@CapeUP Podcast: Karen Hobert Flynn Talks Constitutional Convention with Washington Post’s Jonathan Capehart
Americans are resilient, hopeful, and determined to be heard. It’s part of our national psyche, the notion that self-governance means we all have a say in shaping the future for our family and our community. But our democracy is being tested in unprecedented ways and many voters believe Washington is so broken it is incapable of fixing itself.
Is a Constitutional Convention the answer? Listen to Karen Hobert Flynn talk with The Washington Post’s Jonathan Capehart on his podcast, CapeUP!
With so many leaders caught up in scandal and more undisclosed and unaccountable campaign money making each election the “most expensive ever,” some people are being seduced by a little-known alternative way to amend the U.S. Constitution by means of a convention called by the states. Article V of the Constitution prescribes two ways an amendment can pass; either when two-thirds of each chamber of Congress refer an amendment to the states for ratification (38 required for ratification), or when a convention of states is called and then sends its amendment(s) to the states for ratification.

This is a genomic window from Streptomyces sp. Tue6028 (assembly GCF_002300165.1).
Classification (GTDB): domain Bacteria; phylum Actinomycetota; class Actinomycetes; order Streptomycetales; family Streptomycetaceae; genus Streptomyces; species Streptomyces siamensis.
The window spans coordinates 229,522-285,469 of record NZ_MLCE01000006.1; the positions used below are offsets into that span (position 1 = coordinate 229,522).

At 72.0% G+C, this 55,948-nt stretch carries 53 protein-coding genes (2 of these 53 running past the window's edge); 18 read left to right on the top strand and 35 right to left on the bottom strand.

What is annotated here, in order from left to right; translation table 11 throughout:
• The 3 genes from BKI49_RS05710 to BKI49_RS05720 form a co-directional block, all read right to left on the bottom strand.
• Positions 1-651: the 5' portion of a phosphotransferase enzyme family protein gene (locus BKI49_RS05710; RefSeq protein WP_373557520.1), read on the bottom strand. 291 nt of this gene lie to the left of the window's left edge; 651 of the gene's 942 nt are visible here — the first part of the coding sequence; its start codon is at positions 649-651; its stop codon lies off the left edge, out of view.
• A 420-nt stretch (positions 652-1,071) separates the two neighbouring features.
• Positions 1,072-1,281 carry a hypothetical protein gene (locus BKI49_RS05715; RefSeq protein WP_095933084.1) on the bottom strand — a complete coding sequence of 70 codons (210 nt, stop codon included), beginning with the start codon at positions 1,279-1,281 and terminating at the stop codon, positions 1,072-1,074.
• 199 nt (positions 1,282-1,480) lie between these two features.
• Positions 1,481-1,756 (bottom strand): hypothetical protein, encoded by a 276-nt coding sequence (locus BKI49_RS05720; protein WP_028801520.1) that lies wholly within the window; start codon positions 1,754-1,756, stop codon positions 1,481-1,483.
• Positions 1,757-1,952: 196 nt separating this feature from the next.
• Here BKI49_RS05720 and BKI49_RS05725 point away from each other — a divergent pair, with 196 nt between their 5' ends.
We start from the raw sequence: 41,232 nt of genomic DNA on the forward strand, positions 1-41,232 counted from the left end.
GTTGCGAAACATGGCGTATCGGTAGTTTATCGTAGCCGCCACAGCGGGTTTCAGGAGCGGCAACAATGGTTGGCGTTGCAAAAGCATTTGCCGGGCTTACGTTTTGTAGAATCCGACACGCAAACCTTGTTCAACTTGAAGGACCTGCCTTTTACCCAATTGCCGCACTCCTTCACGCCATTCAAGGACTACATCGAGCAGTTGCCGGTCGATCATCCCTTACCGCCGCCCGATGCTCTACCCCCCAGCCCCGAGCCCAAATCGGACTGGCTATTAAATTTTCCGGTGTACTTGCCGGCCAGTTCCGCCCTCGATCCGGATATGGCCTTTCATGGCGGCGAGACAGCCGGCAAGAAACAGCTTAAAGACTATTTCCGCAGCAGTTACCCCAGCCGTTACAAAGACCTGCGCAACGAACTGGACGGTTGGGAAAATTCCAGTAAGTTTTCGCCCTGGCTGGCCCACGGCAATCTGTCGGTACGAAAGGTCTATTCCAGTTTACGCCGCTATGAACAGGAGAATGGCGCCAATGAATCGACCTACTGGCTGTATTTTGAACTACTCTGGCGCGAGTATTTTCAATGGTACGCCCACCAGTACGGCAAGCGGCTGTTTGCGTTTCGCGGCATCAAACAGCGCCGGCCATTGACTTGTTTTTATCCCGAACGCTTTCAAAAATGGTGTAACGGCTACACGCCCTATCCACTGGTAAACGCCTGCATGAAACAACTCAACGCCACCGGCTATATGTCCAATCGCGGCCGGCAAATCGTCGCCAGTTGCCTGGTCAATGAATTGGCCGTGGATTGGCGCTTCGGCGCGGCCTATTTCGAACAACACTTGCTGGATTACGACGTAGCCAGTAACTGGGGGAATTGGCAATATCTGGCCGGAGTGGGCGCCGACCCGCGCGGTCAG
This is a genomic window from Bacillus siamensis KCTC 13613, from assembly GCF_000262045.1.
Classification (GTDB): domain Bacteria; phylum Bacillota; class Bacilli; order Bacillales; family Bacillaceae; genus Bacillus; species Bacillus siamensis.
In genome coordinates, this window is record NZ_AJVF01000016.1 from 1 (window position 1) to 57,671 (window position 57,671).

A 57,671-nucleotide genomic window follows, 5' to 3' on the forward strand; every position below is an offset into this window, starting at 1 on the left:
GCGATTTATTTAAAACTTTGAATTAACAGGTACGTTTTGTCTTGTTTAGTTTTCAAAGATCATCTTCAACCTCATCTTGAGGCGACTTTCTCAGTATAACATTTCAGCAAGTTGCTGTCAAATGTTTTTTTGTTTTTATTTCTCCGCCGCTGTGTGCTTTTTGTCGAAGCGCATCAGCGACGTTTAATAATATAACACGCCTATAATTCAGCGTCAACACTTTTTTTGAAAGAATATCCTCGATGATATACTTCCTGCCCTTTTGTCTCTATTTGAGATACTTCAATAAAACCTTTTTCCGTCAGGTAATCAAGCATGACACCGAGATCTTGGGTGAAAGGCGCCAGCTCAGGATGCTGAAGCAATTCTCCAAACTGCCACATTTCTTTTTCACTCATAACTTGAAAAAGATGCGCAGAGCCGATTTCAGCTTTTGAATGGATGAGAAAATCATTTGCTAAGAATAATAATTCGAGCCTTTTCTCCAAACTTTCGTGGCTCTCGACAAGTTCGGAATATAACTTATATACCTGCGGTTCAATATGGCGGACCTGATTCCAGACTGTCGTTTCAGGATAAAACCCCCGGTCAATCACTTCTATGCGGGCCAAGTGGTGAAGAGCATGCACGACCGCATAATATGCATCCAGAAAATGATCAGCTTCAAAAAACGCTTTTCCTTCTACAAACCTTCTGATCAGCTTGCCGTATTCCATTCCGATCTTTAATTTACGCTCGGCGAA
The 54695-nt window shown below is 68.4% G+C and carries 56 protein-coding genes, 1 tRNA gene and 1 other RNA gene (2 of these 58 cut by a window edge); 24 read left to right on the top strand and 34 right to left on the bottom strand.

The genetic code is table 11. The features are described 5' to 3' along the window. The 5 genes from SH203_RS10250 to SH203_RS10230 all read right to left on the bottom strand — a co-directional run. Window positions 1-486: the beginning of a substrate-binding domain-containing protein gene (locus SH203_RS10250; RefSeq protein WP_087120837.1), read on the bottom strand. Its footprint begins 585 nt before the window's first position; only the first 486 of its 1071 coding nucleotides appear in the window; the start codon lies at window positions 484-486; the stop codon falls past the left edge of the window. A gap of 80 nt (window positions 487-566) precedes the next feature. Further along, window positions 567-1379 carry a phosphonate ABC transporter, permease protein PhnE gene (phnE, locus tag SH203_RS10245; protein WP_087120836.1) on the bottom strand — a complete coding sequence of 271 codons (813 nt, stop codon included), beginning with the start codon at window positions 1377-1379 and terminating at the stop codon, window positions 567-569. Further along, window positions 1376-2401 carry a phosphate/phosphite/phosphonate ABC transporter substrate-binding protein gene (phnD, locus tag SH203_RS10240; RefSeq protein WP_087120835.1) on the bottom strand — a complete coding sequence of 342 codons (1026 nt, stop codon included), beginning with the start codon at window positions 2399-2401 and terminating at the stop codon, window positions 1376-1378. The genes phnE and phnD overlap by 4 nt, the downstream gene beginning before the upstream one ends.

The convention of states was intended as an alternative should there come a time when Congress and the federal government have become so dysfunctional that enough states call for a convention of states to consider new amendment(s). No doubt, the idea of people engaging for any reason has tremendous appeal to anyone who believes in democracy.
But it is the current state of our democracy — captured by wealthy special interests, scandal-plagued, and gerrymandered with such precision it makes a minority appear to be a majority — that doesn’t suggest high-minded debate. What seems more likely is a high-priced bidding war for seats inside the convention and another for whose interests get reflected by the delegates.
Simply put, the dangers of this unprecedented convention far outweigh any argument for it.
As a recognized leader in the fight against a convention of the states, Common Cause has helped rescind calls in four states during the past two years, keeping the call for a convention of the states to consider a Balanced Budget Amendment st 28 states (the proposed amendment with the most support), six states shy of triggering the call.